A document signed by President Grover Cleveland that approved Utah’s entry into the Union sold at auction for $27,188.

The handwritten letter was sold by RR Auction alongside a typed letter from Robert Oppenheimer, a document for the Potomac Company signed by George Washington and a letter signed by Charles Darwin about the “new English edition of ‘The Origin.’”

The auction started on March 25 and concluded Wednesday.

Cleveland officially proclaimed Utah a state on Jan. 4, 1896, but the territory unsuccessfully applied for statehood six times before acceptance.

“Utah’s path to statehood was fraught with obstacles, each overcome with remarkable perseverance,” Bobby Livingston, executive vice president at RR Auction, said in a release. “This signed document is not just a piece of history; it’s a symbol of Utah’s relentless spirit and commitment to achieving statehood.”

Before the arrival of Latter-day Saint pioneers, five Native groups — the Goshute, Paiute, Shoshone, Navajo and Ute — lived in the area. Today, Utah is home to eight tribal nations whose heritage is connected to those five communities and across the West.

Latter-day Saint pioneers trekked westward to flee religious persecution and by July 22, 1847, the first company of pioneers entered the Salt Lake Valley. One year later, the Treaty of Guadalupe Hidalgo was signed and ended the Mexican-American War. Subsequently, Mexico ceded the area of Utah to the U.S.

As part of the Compromise of 1850, Sen. Henry Clay introduced a bill that would establish Utah as a territory. Congress did so on Sept. 9, 1850, and so the Utah Territory was formed.

U.S. President Millard Fillmore named Brigham Young, the president of The Church of Jesus Christ of Latter-day Saints, the governor of Utah Territory and, soon after, the territory began submitting applications for statehood.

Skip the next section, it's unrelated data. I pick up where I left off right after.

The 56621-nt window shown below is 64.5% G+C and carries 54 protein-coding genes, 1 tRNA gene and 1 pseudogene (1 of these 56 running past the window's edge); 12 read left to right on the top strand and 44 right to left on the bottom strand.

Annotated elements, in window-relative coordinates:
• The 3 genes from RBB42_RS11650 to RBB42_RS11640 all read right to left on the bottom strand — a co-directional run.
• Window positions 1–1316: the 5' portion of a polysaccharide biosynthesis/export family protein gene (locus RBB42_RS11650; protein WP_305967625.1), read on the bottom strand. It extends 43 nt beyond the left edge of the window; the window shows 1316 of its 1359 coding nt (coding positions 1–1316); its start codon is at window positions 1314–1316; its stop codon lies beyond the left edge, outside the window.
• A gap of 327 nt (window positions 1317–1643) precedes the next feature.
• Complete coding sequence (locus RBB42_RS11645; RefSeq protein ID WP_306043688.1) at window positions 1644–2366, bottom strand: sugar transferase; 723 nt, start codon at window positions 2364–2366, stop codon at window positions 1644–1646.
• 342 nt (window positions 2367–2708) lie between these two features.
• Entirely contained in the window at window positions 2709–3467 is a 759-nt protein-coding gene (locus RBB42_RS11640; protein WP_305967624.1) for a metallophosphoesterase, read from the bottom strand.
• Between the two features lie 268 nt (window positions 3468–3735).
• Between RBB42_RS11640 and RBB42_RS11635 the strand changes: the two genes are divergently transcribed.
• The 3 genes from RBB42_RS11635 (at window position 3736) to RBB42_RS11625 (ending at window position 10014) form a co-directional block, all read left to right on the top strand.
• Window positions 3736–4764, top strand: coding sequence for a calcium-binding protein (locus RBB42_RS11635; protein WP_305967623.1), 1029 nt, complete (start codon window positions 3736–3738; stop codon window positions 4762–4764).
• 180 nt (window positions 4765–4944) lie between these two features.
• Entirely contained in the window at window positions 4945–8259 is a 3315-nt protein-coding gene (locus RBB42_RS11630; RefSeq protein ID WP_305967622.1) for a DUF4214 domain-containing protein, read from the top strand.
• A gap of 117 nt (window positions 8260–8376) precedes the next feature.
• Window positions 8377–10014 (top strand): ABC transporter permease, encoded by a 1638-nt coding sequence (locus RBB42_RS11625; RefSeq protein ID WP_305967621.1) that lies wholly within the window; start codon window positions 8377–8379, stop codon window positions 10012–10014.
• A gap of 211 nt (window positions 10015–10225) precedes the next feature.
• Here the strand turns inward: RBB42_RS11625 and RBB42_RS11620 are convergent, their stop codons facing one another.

Six applications and almost five decades later, Utah Territory became the State of Utah.

In the meantime, Utah Territory became a pioneer in the women’s suffrage movement. Seraph Young, a schoolteacher, cast her ballot in a municipal election on Feb. 14, 1870, making her the first woman in America to vote. Though Wyoming enfranchised women in 1869, they would not have an opportunity to vote until September 1870.

A photograph of the proclamation signed by President Grover Cleveland. | RR Auction

Before becoming a state, Utah Territory had moved its capital. Fillmore in central Utah was the original territorial capital, but by 1856, Salt Lake City was established as the territorial capital. Today, it is still the state capital.

The transcontinental railroad was completed on May 10, 1869, uniting the East and the West coasts in Promontory, Utah, when the final spike was driven into the ground.

Latter-day Saints spent 40 years building the Salt Lake Temple, which was dedicated on April 6, 1893. It was a monumental construction experience and Elder J. Golden Kimball, a Latter-day Saint general authority who served from 1892 to 1938, would later remark, “When I think about that building, every stone in it is a sermon to me.”

All of this and more happened before Utah successfully became a state.

Delegates drafted a state constitution in 1895, which was ratified on Nov. 5, 1895. By Jan. 4, 1896, Utah Territory became the State of Utah.

The Utah Constitution still is the state’s guiding document when it comes to governance. Its preamble reads, “Grateful to Almighty God for life and liberty, we, the people of Utah, in order to secure and perpetuate the principles of free government, do ordain and establish this Constitution.”